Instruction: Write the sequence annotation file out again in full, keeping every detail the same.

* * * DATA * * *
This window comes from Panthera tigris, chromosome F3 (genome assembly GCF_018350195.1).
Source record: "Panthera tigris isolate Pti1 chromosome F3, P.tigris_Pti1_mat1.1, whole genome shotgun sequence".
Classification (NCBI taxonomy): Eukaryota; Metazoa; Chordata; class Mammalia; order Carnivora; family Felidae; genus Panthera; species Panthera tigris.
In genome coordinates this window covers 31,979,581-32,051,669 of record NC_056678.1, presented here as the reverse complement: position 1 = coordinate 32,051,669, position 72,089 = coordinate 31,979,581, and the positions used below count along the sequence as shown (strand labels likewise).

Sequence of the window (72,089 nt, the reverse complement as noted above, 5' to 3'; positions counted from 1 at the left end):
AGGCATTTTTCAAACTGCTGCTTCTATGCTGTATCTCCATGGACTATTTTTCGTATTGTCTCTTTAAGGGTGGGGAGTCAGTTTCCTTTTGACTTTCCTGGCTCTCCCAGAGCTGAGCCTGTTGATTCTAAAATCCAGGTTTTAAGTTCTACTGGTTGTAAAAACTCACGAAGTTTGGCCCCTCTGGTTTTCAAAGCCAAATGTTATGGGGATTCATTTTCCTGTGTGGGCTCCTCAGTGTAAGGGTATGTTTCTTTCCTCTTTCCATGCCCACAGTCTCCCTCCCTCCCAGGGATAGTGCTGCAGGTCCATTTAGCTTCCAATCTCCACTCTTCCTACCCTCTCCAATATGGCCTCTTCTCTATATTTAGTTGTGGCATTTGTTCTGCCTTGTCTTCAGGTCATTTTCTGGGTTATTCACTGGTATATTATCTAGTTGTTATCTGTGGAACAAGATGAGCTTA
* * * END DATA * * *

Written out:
This window comes from Panthera tigris, chromosome F3 (genome assembly GCF_018350195.1).
Source record: "Panthera tigris isolate Pti1 chromosome F3, P.tigris_Pti1_mat1.1, whole genome shotgun sequence".
Classification (NCBI taxonomy): Eukaryota; Metazoa; Chordata; class Mammalia; order Carnivora; family Felidae; genus Panthera; species Panthera tigris.
In genome coordinates this window covers 31,979,581-32,051,669 of record NC_056678.1, presented here as the reverse complement: position 1 = coordinate 32,051,669, position 72,089 = coordinate 31,979,581, and the positions used below count along the sequence as shown (strand labels likewise).

Sequence of the window (72,089 nt, the reverse complement as noted above, 5' to 3'; positions counted from 1 at the left end):
AGGCATTTTTCAAACTGCTGCTTCTATGCTGTATCTCCATGGACTATTTTTCGTATTGTCTCTTTAAGGGTGGGGAGTCAGTTTCCTTTTGACTTTCCTGGCTCTCCCAGAGCTGAGCCTGTTGATTCTAAAATCCAGGTTTTAAGTTCTACTGGTTGTAAAAACTCACGAAGTTTGGCCCCTCTGGTTTTCAAAGCCAAATGTTATGGGGATTCATTTTCCTGTGTGGGCTCCTCAGTGTAAGGGTATGTTTCTTTCCTCTTTCCATGCCCACAGTCTCCCTCCCTCCCAGGGATAGTGCTGCAGGTCCATTTAGCTTCCAATCTCCACTCTTCCTACCCTCTCCAATATGGCCTCTTCTCTATATTTAGTTGTGGCATTTGTTCTGCCTTGTCTTCAGGTCATTTTCTGGGTTATTCACTGGTATATTATCTAGTTGTTATCTGTGGAACAAGATGAGCTTA